WANNSEE: MANAGING THE PAST16 March 2016
One morning during a research trip to Berlin, I found myself on the platform at Wannsee on the city’s south-western edge, where the German capital’s suburbs began to shade into those of its neighbour, the old imperial residence-city of Potsdam.
The Wannsee is a bight on the River Havel; Berliners come here in the summertime to relax and splash about in the river’s cooling waters. But not everything about this lake has always been so cheery. Heinrich von Kleist, the great Romantic man of letters, committed suicide here in 1811 in a pact with his cancer-stricken lover, Henriette Vogel. The two sat down across from each other by the shore. Kleist shot Henriette through the heart, reloaded, and then turned the gun on himself.
Kleist was a man obsessed with logistics, with the mapping out and pre-empting of all of the possibilities in a man’s existence. His letters reveal a fixation on his ‘plan for life’ and a bewilderment at anyone who proceeded through their time on earth without one. It is this theme — the cold calculation of the direction of lives — that we see recapitulated on the Wannsee 130 years later. At the beginning of 1942, a group of senior Nazi officials met at a villa here to plan the finer logistical points of the Holocaust.
Hammering out the practical side of industrial-scale murder took less than an hour and a half. At his trial in Jerusalem years later, Adolf Eichmann painted a portrait of his colleagues (senior civil servants and SS men, more than half of whom held PhDs) jockeying to “outbid each other, as regards the demand for a final solution to the Jewish question”. The meeting was an informal, friendly occasion, characterised by “happy agreement on the part of the participants”. There was wine, brandy, a buffet, cigars, a sense of bonhomie; Eichmann recalled it as “a cozy little social gathering”. Outside, January snow fell softly on the lake.
I almost went to the villa in which the conference took place. I’ve seen it in photos: large, concrete, some faintly neoclassical touches, built during the First World War for a pharmaceutical magnate with a history of violence and fraud. It’s easy enough to find, marked as it is on the map of the local area displayed at the railway station. Its street address is 56–58 Am Großen Wannsee; it stands right on the lake. I even started to make my way there, carefully noting down the directions and searching for the correct exit from the station. But as I made my way out, I found my heart beating faster and faster. Something stopped me. I turned back towards the trains.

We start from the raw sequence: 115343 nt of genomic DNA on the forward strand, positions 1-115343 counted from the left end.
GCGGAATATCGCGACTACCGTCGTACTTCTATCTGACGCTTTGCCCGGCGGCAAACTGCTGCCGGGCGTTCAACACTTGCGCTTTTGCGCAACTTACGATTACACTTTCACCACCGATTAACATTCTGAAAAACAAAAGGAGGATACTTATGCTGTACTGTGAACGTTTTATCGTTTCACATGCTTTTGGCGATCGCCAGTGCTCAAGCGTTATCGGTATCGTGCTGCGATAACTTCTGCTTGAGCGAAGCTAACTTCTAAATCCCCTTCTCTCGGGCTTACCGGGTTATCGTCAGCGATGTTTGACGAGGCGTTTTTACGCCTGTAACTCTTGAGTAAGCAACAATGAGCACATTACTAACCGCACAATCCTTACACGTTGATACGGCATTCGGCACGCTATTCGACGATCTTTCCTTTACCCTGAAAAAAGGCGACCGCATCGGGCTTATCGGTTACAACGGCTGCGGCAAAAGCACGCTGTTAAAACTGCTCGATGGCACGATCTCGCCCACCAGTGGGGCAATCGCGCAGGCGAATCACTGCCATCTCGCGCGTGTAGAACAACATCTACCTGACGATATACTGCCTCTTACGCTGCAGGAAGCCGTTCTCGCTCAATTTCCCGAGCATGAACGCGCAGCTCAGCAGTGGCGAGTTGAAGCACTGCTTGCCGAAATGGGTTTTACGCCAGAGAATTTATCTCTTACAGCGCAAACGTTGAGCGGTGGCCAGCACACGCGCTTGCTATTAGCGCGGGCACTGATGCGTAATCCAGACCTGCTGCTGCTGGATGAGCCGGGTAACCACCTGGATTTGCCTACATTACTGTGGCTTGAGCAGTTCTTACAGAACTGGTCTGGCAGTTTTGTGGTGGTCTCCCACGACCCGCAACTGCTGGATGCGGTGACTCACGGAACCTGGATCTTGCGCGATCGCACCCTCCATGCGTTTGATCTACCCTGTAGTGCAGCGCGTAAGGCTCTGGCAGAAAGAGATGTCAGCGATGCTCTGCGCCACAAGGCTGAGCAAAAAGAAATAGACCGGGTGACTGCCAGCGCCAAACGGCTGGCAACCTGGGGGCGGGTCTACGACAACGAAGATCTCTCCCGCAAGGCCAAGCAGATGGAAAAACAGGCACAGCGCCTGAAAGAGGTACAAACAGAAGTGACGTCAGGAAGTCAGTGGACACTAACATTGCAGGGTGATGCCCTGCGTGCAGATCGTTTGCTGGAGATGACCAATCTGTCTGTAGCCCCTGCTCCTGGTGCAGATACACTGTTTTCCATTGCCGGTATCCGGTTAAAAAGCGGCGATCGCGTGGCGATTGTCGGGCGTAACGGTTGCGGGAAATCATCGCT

I pictured myself walking up to the villa, looking at it, standing outside it, craning my neck in search of some explanatory plaque or memorial stone. What would I do there? Take a photograph of the villa, to put in a folder on my computer, or to upload to Facebook, part of an album called something like ‘My Holiday in Berlin’? Perhaps I could Instagram it, coining some sort of witty, memorable hashtag (#banalityofevil?) to go along with my photos. What would I say to someone who asked me what I was doing there? I’ve come to see the villa where Heydrich, Eichmann, and all the other desk-murderers met to dispassionately plot the logistics of the systematic extermination of millions of human beings. Yeah, millions. Just a brief interlude in my itinerary, mind you: having done a day in Potsdam, I was hoping to squeeze in Wannsee before heading up to the Spandau Citadel before it closes for the evening. The whole idea seemed so trite, so… disrespectful, but in an abstract sense I had trouble articulating.
I react viscerally to the idea of people climbing onto the concrete stelae of the Holocaust Memorial by the Brandenburg Gate and then using the pictures in their Tinder profiles. But what is it I am reacting to? Is it sacrilege? It certainly feels that way, yet at the same time it seems perverse to suggest that acts of great cruelty can sanctify a place. It seems perverse to grant such a power to the perpetrators of these acts.
In the end I didn’t leave Wannsee station. Instead, I caught the train up to Spandau. They kept Rudolf Hess, Hitler’s deputy Führer, in a prison there for almost forty years after the end of the war. When Hess, the prison’s last inmate, finally committed suicide in 1987, the West German authorities blew the building up and built a car park over the rubble to prevent it becoming a site of neo-Nazi veneration. (One could conceive of a sort of brown-shirted Way of St James, with pilgrims following in the footsteps of the Führer and his retinue: Braunau, Linz, Landsberg, Nuremberg, etc.) They are professionals at ‘managing the past’, the Germans. They even have a characteristically breezy word for it: Vergangenheitsbewältigung.
But Hess’s Spandau wasn’t what I came to see. The Spandau Citadel is a beautifully preserved mediaeval fortress, complete with lily-choked moat and imposing stone turret. I walked around the keep. I took a picture of the statue of Albert the Bear. (One of the great attractions of Germany is that it is the sort of country whose history is dotted with figures who earned sobriquets like ‘the Bear’. ‘Albert the Degenerate’, 13th Century Margrave of Meissen, is another personal favourite.)
I felt free to enjoy myself. The violent histories of old European castles have a charming fairy-tale quality to them, after all, the stuff of romantic novels and BBC costume dramas. Perhaps human suffering becomes picturesque after a certain number of centuries have passed. Perhaps this is just the way we experience the violence of history: first as tragedy, then as holiday.